Double Victory: Minorities and Women During World War II
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Antwerp, Battle of (4 September–2 October 1944)

Western Front battle for the key Belgian port of Antwerp. Its port facilities mark Antwerp as an important strategic city in Europe. Antwerp is about 54 miles from the open sea connected by the Scheldt River, which is fairly narrow below the city and then broadens into a wide estuary. The southern bank of the estuary is formed by the European mainland. The northern side is formed by the South Beveland Peninsula and Walcheren Island, which is connected to the peninsula by a narrow causeway. The port had 600 hydraulic and electric cranes as well as numerous floating cranes, loading bridges, and floating grain elevators. Its clearance facilities included extensive marshaling yards and excellent linkage with the Belgian network of railroads and navigable waterways. It was essential for the Anglo-American forces to secure Antwerp as a supply port in order to sustain their offensive.

The British Second Army took Brussels on 3 September and then managed to cover the 60 miles to Antwerp on 4 September. The British 11th Armoured Division entered the city to find that the port was relatively intact, largely because of activities of the Belgian Resistance. Commander Major General George Philip Roberts of the 11th Armored Division ordered a pause for two days, neglecting to order his troops to secure the bridges over the Albert Canal on the northern edge of the city. Indeed, the whole XXX Corps then paused for a three-day rest to refit and refuel. Had the bridges been secured on 4 September, the way would have been open to the eastern base of the South Beveland Peninsula some 17 miles distant. This would have trapped the remaining units of Generaloberst (U.S. equiv. full general) Gustav von Zagen's Fifteenth Army of some 100,000 men in a pocket. By 6 September, however, German resistance had rallied to permit the British only a small bridgehead that was subsequently destroyed.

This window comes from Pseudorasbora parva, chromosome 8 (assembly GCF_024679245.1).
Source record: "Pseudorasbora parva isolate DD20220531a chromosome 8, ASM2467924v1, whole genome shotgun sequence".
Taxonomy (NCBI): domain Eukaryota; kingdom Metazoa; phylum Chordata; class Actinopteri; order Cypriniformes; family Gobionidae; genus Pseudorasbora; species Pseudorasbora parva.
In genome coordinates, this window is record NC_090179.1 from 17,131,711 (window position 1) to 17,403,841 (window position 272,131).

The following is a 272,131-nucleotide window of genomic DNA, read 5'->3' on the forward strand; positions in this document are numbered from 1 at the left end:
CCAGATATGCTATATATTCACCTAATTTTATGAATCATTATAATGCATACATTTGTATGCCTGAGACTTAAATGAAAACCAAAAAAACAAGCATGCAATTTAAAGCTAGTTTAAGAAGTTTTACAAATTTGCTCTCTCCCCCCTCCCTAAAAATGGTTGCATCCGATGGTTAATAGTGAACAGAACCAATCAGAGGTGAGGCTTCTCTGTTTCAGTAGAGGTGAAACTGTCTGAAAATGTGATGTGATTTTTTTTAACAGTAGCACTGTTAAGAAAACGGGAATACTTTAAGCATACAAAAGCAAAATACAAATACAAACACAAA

The German Fifteenth Army was sealed off in the Calais-Flanders region in what was known as the "Breskens pocket." On 4 September, von Zagen ordered an evacuation across the estuary, in which the troops were ferried to Walcheren. By the time the evacuation was completed on 23 September, the Germans had managed to extract some 86,000 men, 616 guns, 6,200 vehicles, and 6,000 horses. Had the Beveland Peninsula been cut off, the evacuation would have taken a different route, a 12-hour journey to reach safety, and allowed for more Allied interference.

Field Marshal Bernard Montgomery did not bring the full force of his 21st Army Group to bear on clearing the surrounding countryside to allow traffic on the Scheldt River. Indeed, he did not even order the First Canadian Army to clear the Scheldt estuary until late September, even while that force was still tasked with clearing the Channel ports. Not until 16 October did Montgomery order that the Scheldt be cleared with the utmost vigor, irrespective of casualties. The port itself did not open for traffic until 26 November.

Most scholars believe Montgomery's failure at Antwerp influenced his concern that the maximum amount of force and effort be applied in the subsequent Operation market-garden. The Battle of Antwerp was a lost opportunity for the Allies to open a major port early, trap a large German force, and potentially end the war sooner.

Britton W. MacDonald


Further Reading
Levine, Alan J. From the Normandy Beaches to the Baltic Sea: The Northwest Europe Campaign, 1944–1945. Westport, CT: Praeger, 2000.; Weigley, Russell. Eisenhower's Lieutenants: The Campaign of France and Germany, 1944–1945. Bloomington: Indiana University Press, 1981.
 

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